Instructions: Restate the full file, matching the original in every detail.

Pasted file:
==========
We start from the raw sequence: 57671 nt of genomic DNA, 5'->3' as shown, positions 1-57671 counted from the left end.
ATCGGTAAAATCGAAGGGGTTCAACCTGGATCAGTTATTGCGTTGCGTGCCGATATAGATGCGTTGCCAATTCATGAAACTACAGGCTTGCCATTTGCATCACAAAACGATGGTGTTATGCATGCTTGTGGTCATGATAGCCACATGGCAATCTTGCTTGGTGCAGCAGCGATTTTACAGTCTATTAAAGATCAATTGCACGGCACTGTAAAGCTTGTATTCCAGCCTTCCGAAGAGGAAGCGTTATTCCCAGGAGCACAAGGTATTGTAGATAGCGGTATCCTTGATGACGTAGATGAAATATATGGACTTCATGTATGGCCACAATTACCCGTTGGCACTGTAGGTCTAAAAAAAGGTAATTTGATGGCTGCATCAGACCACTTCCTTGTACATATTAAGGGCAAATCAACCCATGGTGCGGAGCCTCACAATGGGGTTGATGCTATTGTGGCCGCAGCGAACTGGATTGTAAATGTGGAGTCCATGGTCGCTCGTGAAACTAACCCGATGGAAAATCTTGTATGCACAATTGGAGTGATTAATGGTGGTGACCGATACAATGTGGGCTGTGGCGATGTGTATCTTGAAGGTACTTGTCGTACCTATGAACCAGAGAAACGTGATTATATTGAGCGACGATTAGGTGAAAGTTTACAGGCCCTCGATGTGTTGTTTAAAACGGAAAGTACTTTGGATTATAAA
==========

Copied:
We start from the raw sequence: 57671 nt of genomic DNA, 5'->3' as shown, positions 1-57671 counted from the left end.
ATCGGTAAAATCGAAGGGGTTCAACCTGGATCAGTTATTGCGTTGCGTGCCGATATAGATGCGTTGCCAATTCATGAAACTACAGGCTTGCCATTTGCATCACAAAACGATGGTGTTATGCATGCTTGTGGTCATGATAGCCACATGGCAATCTTGCTTGGTGCAGCAGCGATTTTACAGTCTATTAAAGATCAATTGCACGGCACTGTAAAGCTTGTATTCCAGCCTTCCGAAGAGGAAGCGTTATTCCCAGGAGCACAAGGTATTGTAGATAGCGGTATCCTTGATGACGTAGATGAAATATATGGACTTCATGTATGGCCACAATTACCCGTTGGCACTGTAGGTCTAAAAAAAGGTAATTTGATGGCTGCATCAGACCACTTCCTTGTACATATTAAGGGCAAATCAACCCATGGTGCGGAGCCTCACAATGGGGTTGATGCTATTGTGGCCGCAGCGAACTGGATTGTAAATGTGGAGTCCATGGTCGCTCGTGAAACTAACCCGATGGAAAATCTTGTATGCACAATTGGAGTGATTAATGGTGGTGACCGATACAATGTGGGCTGTGGCGATGTGTATCTTGAAGGTACTTGTCGTACCTATGAACCAGAGAAACGTGATTATATTGAGCGACGATTAGGTGAAAGTTTACAGGCCCTCGATGTGTTGTTTAAAACGGAAAGTACTTTGGATTATAAA